When I got the call from Ryan Schude I was living in New York City at the time… from my memory it went along the lines of “Chris Peel is moving to LA because things have gotten bad… we are all owed money and he had to move on. Would you be interested in trying to help us save the mag and come on as Art Director?” Of course, to be fair, I had just broken up with my girl, quit my day job, and it was freezing cold in NY. And I’m a bit crazy, so I said, “Sure. Why not? Let’s do it.”
So I went for it and sublet my loft, jumped on a plane and moved to San Diego. Things seemed depressing but still optimistic (for me at least) as we tried to keep things going and get another issue together in a makeshift office created out of a room in a house. But little did I know that everyone around me was pretty much fed up (or had already quit) because things were so crazy and so much money was owed all over the place. The story is the same with most of them, and that is why they were no longer around to help. So either you believe one person or several people who all left under similar circumstances. But we tried anyway despite what our guts told us about the reality we faced. We came in every day and we pushed forward. But in the end the revenue dried up and there was nobody left to beg, borrow or steal from. Literally. With no prospects of coming up with the cash to get the next issue printed, and after payroll being delayed yet again for several weeks, everyone was pretty much done with the situation (keep in mind Justin had spent his savings to stay on board and Ryan had given all he could as well, long before I showed up). So when we were told it was done, we decided to walk away and leave the fate of the business in the hands of the person who started it. At the time everyone in the industry knew what was happening and what had happened in the past. Nobody was surprised at all to be honest.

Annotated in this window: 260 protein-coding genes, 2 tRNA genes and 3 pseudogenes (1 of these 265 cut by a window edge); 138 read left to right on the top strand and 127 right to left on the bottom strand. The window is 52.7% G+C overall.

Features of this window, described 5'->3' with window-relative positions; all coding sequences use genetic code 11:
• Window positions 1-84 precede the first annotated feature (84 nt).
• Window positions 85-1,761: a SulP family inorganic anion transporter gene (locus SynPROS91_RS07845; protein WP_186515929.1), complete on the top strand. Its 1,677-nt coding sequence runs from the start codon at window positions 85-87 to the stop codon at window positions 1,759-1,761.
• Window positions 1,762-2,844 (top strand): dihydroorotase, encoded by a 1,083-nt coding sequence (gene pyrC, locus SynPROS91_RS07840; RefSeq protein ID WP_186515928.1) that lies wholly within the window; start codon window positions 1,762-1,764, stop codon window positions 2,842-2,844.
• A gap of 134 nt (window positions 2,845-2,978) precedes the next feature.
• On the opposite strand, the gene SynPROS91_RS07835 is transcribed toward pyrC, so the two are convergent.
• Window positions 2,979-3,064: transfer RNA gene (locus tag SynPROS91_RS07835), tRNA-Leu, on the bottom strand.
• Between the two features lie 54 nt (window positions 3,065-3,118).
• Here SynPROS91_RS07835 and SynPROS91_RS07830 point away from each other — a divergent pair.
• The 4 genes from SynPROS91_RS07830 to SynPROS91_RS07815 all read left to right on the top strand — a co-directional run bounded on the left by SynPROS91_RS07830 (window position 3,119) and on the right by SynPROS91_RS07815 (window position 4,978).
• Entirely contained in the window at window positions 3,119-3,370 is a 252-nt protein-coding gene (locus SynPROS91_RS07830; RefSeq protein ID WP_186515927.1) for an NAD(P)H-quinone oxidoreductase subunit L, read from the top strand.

It’s easy to gloss over it now and point the finger at a few people who were left standing around last, but that is just bad leadership, plain and simple. Anyone who calls himself or herself a leader and consistently blames their team when operations fail is no leader at all in my book (or at the very least not a good one).
The thing most of you need to understand is that blading, for the most part, is something you do for free and it’s all about give, give, give. And that’s cool; it’s how it should be. I traveled on my own dime for years shooting skate photos all across the south. Sure, I got a few checks here or there, but nobody bought my camera gear and nobody paid my gas for me. So it never was about money. I did it for the same reasons you do it now. I love skating. But at a certain point you need more and creating your own destiny is the only option left. We all face these decisions in life and the older you get, the clearer the choice becomes.
As for what happened next, claims were made (and thrown out) of Federal court and eventually the Labor Board sided with Justin and I as well when it came to the unpaid wages. You can’t just stop paying people in the state of California. It means you’re unemployed. So the truth lays with us… no need for trial by court of public opinion. All I’m going to say about this. I’ve given years of my life to blading and I try not to focus on all the negative shit from the past (and there is plenty of it). Instead, I just think back on the good times. Those times in 2006 fall somewhere in between… the darkest — yet brightest, as things really did rise again in the midst of so much adversity. I want to thank everyone who believed in and believes in ONE. We couldn’t have done it without so much overwhelming support from the entire industry.
Los Angeles 2012